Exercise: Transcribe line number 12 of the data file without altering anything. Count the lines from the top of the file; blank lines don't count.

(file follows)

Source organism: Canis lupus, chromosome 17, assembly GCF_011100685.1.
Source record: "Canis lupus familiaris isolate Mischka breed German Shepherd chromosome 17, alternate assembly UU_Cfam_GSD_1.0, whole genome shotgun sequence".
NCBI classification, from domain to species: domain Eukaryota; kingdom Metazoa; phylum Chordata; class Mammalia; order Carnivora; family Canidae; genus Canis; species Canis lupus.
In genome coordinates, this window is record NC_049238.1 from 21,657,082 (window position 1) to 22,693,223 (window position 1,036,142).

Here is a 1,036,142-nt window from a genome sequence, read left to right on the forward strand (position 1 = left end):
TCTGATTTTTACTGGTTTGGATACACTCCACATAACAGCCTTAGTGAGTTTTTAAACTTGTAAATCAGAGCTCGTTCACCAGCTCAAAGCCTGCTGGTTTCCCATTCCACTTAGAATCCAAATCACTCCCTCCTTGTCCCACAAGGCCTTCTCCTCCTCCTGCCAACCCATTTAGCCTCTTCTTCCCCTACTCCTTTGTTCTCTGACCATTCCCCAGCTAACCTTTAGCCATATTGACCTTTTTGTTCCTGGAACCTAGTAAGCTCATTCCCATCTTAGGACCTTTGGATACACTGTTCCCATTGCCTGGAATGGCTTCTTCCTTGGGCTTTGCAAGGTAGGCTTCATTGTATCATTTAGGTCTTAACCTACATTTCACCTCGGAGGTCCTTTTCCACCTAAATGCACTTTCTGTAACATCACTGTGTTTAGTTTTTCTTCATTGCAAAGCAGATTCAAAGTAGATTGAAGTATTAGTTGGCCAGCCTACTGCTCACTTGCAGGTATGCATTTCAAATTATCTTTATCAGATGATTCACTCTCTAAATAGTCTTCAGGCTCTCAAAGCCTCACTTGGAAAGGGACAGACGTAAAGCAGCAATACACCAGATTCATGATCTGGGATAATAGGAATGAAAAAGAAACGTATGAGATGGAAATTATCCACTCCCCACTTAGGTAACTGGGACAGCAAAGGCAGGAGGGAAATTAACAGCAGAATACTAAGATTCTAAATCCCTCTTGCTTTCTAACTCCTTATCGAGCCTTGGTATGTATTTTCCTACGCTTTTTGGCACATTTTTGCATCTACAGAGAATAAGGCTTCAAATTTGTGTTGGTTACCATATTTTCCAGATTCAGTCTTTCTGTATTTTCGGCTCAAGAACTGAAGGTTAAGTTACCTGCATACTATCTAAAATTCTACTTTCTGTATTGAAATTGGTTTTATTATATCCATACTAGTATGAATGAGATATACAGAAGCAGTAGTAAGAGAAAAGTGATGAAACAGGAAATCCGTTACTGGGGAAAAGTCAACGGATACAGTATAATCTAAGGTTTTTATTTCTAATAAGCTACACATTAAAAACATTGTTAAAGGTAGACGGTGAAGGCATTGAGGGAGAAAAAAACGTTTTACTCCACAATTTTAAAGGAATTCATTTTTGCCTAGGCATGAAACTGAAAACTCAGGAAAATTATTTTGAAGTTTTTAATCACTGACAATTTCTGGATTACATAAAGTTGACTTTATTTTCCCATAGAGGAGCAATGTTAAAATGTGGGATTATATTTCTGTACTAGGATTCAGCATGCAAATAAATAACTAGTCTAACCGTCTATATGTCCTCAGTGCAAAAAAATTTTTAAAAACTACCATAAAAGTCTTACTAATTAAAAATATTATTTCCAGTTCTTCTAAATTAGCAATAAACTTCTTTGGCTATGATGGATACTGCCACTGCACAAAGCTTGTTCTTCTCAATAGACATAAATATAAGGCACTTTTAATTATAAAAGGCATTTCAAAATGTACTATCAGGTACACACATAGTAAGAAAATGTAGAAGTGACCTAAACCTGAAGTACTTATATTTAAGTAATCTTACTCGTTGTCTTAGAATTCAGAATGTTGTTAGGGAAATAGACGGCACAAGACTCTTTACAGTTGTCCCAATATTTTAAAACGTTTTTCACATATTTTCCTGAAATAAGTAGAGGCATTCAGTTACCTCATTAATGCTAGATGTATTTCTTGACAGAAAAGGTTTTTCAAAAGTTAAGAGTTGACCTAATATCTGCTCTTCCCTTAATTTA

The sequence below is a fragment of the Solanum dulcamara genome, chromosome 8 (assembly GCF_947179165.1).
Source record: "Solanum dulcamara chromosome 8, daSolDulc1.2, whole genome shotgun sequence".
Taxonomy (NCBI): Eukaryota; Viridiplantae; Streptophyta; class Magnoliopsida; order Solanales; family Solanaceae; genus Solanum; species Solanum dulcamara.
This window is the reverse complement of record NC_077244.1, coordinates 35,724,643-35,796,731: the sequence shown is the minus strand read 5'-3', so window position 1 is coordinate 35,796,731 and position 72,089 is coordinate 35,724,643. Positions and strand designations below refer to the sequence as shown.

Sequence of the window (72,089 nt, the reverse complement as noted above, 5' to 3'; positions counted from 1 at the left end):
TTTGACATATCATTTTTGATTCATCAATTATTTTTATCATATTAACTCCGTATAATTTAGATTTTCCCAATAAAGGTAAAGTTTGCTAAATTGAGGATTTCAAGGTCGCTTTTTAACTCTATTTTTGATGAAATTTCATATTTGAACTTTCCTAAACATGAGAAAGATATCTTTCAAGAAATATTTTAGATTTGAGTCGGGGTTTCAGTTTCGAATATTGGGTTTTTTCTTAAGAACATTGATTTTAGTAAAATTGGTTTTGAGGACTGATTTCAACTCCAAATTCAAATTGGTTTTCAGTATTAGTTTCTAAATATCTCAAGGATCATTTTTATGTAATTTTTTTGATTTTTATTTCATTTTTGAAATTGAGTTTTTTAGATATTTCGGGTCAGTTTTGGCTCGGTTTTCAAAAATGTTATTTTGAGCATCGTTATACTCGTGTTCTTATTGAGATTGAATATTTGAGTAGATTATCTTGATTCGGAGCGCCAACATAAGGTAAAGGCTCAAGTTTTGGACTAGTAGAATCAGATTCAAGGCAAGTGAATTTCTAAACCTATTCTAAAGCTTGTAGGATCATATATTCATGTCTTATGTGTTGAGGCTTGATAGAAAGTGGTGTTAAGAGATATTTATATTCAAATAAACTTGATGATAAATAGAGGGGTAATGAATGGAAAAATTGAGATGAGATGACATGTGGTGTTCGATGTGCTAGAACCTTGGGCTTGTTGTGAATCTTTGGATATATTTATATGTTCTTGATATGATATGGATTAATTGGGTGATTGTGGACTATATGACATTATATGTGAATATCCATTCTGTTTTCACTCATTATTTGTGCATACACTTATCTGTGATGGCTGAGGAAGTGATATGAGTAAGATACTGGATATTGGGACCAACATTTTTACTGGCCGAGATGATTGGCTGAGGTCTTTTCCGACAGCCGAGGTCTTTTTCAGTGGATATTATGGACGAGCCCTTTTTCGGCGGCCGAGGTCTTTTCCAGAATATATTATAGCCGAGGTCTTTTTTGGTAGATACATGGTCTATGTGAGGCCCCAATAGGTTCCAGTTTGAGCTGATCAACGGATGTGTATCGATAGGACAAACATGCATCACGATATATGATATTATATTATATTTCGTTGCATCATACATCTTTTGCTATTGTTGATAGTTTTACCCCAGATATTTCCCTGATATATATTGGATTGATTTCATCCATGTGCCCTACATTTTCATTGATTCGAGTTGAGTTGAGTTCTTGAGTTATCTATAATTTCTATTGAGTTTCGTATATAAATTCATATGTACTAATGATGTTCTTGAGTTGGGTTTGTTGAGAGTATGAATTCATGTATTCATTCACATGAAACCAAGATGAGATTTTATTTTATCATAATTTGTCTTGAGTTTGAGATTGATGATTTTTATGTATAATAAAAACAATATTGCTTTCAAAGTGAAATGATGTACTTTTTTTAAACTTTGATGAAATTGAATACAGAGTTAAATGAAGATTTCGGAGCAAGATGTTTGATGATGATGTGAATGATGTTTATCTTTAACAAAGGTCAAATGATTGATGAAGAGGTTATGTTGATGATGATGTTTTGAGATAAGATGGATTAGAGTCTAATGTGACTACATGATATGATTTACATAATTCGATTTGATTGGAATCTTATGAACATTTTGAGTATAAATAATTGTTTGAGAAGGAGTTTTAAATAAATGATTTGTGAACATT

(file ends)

TTTGACATATCATTTTTGATTCATCAATTATTTTTATCATATTAACTCCGTATAATTTAGATTTTCCCAATAAAGGTAAAGTTTGCTAAATTGAGGATTTCAAGGTCGCTTTTTAACTCTATTTTTGATGAAATTTCATATTTGAACTTTCCTAAACATGAGAAAGATATCTTTCAAGAAATATTTTAGATTTGAGTCGGGGTTTCAGTTTCGAATATTGGGTTTTTTCTTAAGAACATTGATTTTAGTAAAATTGGTTTTGAGGACTGATTTCAACTCCAAATTCAAATTGGTTTTCAGTATTAGTTTCTAAATATCTCAAGGATCATTTTTATGTAATTTTTTTGATTTTTATTTCATTTTTGAAATTGAGTTTTTTAGATATTTCGGGTCAGTTTTGGCTCGGTTTTCAAAAATGTTATTTTGAGCATCGTTATACTCGTGTTCTTATTGAGATTGAATATTTGAGTAGATTATCTTGATTCGGAGCGCCAACATAAGGTAAAGGCTCAAGTTTTGGACTAGTAGAATCAGATTCAAGGCAAGTGAATTTCTAAACCTATTCTAAAGCTTGTAGGATCATATATTCATGTCTTATGTGTTGAGGCTTGATAGAAAGTGGTGTTAAGAGATATTTATATTCAAATAAACTTGATGATAAATAGAGGGGTAATGAATGGAAAAATTGAGATGAGATGACATGTGGTGTTCGATGTGCTAGAACCTTGGGCTTGTTGTGAATCTTTGGATATATTTATATGTTCTTGATATGATATGGATTAATTGGGTGATTGTGGACTATATGACATTATATGTGAATATCCATTCTGTTTTCACTCATTATTTGTGCATACACTTATCTGTGATGGCTGAGGAAGTGATATGAGTAAGATACTGGATATTGGGACCAACATTTTTACTGGCCGAGATGATTGGCTGAGGTCTTTTCCGACAGCCGAGGTCTTTTTCAGTGGATATTATGGACGAGCCCTTTTTCGGCGGCCGAGGTCTTTTCCAGAATATATTATAGCCGAGGTCTTTTTTGGTAGATACATGGTCTATGTGAGGCCCCAATAGGTTCCAGTTTGAGCTGATCAACGGATGTGTATCGATAGGACAAACATGCATCACGATATATGATATTATATTATATTTCGTTGCATCATACATCTTTTGCTATTGTTGATAGTTTTACCCCAGATATTTCCCTGATATATATTGGATTGATTTCATCCATGTGCCCTACATTTTCATTGATTCGAGTTGAGTTGAGTTCTTGAGTTATCTATAATTTCTATTGAGTTTCGTATATAAATTCATATGTACTAATGATGTTCTTGAGTTGGGTTTGTTGAGAGTATGAATTCATGTATTCATTCACATGAAACCAAGATGAGATTTTATTTTATCATAATTTGTCTTGAGTTTGAGATTGATGATTTTTATGTATAATAAAAACAATATTGCTTTCAAAGTGAAATGATGTACTTTTTTTAAACTTTGATGAAATTGAATACAGAGTTAAATGAAGATTTCGGAGCAAGATGTTTGATGATGATGTGAATGATGTTTATCTTTAACAAAGGTCAAATGATTGATGAAGAGGTTATGTTGATGATGATGTTTTGAGATAAGATGGATTAGAGTCTAATGTGACTACATGATATGATTTACATAATTCGATTTGATTGGAATCTTATGAACATTTTGAGTATAAATAATTGTTTGAGAAGGAGTTTTAAATAAATGATTTGTGAACATT